# Spring force - does it scale linearly?

denver75
I'm struggling to get my mind around this concept:

If you have a spring with a known spring constant, and you put a specific mass on it, compress it a certain distance and then release it, can you predict the distance it will travel with the information supplied?

Or in other words, can I calculate where my slingshot will land if I know the spring constant?

Second question:
If I have all the information, can I scale the slingshot up or down, changing the spring and weight to get the same trajectory? And is the spring constant a linear equation?

Thanks!

Question 1: Yes. Assuming you know the spring constant, you know the energy stored, and conservation of energy gives you a velocity. From the velocity, basic kinematics create a trajectory.

Question 2: Yes. Ignoring air resistance, the final velocity squared is proportional to the spring constant, the square of the compression, and inversely proportional the the mass. If air resistance is ignored, the final velocity (and angle) completely determine the trajectory, so any of these 3 parameters can be altered to give the same final velocity, and the same equation.

Question 3: I'm not sure why you didn't give more weight to this one, but are you asking if the spring force scales linearly with displacement? (The spring constant itself isn't an equation, this has no meaning) If that was your question, then yes in situations where Hooke's law is valid it does scale linearly. However, any experience with a rubber band will tell you that force doesn't increase linearly (For example, at a certain point the more you stretch a rubber band, the opposing force increases greatly to resist further stretching, until the material can no longer withstand the force and the band snaps). In situations such as these, Hooke's law isn't valid and the situation gets immensely more complicated. But for simple spring-loaded projectiles, it's usually a very good approximation to say the force scales linearly with compression.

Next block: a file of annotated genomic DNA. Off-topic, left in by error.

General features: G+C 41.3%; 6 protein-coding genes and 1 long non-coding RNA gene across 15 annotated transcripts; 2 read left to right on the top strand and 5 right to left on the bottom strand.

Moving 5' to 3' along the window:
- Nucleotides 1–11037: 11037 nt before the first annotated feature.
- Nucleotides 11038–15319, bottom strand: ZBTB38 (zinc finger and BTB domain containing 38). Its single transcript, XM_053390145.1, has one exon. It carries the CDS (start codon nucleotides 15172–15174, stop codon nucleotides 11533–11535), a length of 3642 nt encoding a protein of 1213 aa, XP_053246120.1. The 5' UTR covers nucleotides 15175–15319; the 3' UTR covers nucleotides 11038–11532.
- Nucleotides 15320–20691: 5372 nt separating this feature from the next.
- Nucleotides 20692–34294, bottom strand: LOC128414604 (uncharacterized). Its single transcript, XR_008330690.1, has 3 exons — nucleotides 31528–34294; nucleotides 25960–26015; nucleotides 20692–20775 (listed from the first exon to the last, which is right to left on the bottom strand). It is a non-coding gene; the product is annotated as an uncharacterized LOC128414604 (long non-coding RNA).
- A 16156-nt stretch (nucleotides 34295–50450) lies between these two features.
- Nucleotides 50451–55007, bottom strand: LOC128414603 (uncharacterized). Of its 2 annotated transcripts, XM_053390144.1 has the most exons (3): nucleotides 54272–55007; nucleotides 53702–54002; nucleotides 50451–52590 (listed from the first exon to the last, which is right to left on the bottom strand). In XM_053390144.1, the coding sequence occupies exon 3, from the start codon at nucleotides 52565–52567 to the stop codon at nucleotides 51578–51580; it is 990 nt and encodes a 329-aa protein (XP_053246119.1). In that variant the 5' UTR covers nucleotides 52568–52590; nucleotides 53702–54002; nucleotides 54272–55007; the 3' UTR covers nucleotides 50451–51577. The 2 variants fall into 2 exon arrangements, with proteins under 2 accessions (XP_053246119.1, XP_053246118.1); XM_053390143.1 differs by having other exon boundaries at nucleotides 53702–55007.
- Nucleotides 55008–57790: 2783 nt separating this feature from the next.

denver75
Thanks for the info, Nabeshin.

Here's a quick follow up question:
If we know that an object that weighs 50 lbs is launched 100' with a big catapult (angle: 41º, velocity: 39mph), is there an easy way to calculate the force generated, and then apply that data to determine the trajectory of another object of different mass using the same catapult and angle?

Thanks!

Thanks for the info, Nabeshin.

Here's a quick follow up question:
If we know that an object that weighs 50 lbs is launched 100' with a big catapult (angle: 41º, velocity: 39mph), is there an easy way to calculate the force generated, and then apply that data to determine the trajectory of another object of different mass using the same catapult and angle?

Thanks!

I'm not too keen on the real life uses and workings of catapults, but I'll give my input for a somewhat idealized situation:

Assuming the catapult works independent of the ammo loaded (mass is irrelevant), it will give the same amount of energy to any object launched. You can calculate the kinetic energy of your 50lb rock by 1/2 m v^2. This is the total energy the catapult gives to its ammunition. So, if you launch a 10lb rock you can solve for the velocity of the new mass using the fact that it will have the same amount of kinetic energy. From that you can create a ballistic trajectory.

(Keep in mind this is probably oversimplified. If anyone knows better how real catapults work and can revise this, please do so)

Forces are difficult to deal with because a lot of the time they're not constant and the mechanics involved get complicated fast. So, using energy considerations is often a much better method. Especially if time isn't involved (situations in which you just know initial and final conditions, say).

denver75
Nabeshin, hugely helpful. That's just the info I needed. Thanks.